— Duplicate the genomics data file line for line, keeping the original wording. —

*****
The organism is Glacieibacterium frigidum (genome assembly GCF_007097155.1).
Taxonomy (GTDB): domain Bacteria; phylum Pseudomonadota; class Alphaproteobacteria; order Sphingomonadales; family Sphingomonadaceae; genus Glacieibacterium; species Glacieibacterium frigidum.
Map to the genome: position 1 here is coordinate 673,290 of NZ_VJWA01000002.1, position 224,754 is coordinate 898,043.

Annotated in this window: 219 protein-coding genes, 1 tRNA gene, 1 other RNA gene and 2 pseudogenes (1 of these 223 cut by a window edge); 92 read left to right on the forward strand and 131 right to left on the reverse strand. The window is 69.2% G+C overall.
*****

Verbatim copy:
The organism is Glacieibacterium frigidum (genome assembly GCF_007097155.1).
Taxonomy (GTDB): domain Bacteria; phylum Pseudomonadota; class Alphaproteobacteria; order Sphingomonadales; family Sphingomonadaceae; genus Glacieibacterium; species Glacieibacterium frigidum.
Map to the genome: position 1 here is coordinate 673,290 of NZ_VJWA01000002.1, position 224,754 is coordinate 898,043.

Annotated in this window: 219 protein-coding genes, 1 tRNA gene, 1 other RNA gene and 2 pseudogenes (1 of these 223 cut by a window edge); 92 read left to right on the forward strand and 131 right to left on the reverse strand. The window is 69.2% G+C overall.